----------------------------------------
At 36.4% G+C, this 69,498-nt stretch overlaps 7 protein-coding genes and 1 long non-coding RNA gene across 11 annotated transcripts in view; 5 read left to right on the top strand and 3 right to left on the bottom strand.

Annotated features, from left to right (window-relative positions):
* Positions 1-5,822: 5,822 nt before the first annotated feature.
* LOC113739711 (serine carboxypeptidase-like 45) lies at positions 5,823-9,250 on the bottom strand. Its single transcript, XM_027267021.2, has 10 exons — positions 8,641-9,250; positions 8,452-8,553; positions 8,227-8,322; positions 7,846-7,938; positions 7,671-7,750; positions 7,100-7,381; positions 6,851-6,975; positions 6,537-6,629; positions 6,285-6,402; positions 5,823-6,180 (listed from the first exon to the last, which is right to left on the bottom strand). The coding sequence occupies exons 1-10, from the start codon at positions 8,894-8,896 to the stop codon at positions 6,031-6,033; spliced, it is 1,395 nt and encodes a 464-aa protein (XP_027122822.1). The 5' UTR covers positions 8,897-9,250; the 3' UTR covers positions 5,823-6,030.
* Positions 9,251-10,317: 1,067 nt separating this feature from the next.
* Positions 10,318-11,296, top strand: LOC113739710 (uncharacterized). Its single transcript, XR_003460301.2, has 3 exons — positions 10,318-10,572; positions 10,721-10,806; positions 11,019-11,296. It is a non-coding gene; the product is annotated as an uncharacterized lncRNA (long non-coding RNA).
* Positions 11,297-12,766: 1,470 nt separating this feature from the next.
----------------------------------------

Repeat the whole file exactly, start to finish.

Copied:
At 36.4% G+C, this 69,498-nt stretch overlaps 7 protein-coding genes and 1 long non-coding RNA gene across 11 annotated transcripts in view; 5 read left to right on the top strand and 3 right to left on the bottom strand.

Annotated features, from left to right (window-relative positions):
* Positions 1-5,822: 5,822 nt before the first annotated feature.
* LOC113739711 (serine carboxypeptidase-like 45) lies at positions 5,823-9,250 on the bottom strand. Its single transcript, XM_027267021.2, has 10 exons — positions 8,641-9,250; positions 8,452-8,553; positions 8,227-8,322; positions 7,846-7,938; positions 7,671-7,750; positions 7,100-7,381; positions 6,851-6,975; positions 6,537-6,629; positions 6,285-6,402; positions 5,823-6,180 (listed from the first exon to the last, which is right to left on the bottom strand). The coding sequence occupies exons 1-10, from the start codon at positions 8,894-8,896 to the stop codon at positions 6,031-6,033; spliced, it is 1,395 nt and encodes a 464-aa protein (XP_027122822.1). The 5' UTR covers positions 8,897-9,250; the 3' UTR covers positions 5,823-6,030.
* Positions 9,251-10,317: 1,067 nt separating this feature from the next.
* Positions 10,318-11,296, top strand: LOC113739710 (uncharacterized). Its single transcript, XR_003460301.2, has 3 exons — positions 10,318-10,572; positions 10,721-10,806; positions 11,019-11,296. It is a non-coding gene; the product is annotated as an uncharacterized lncRNA (long non-coding RNA).
* Positions 11,297-12,766: 1,470 nt separating this feature from the next.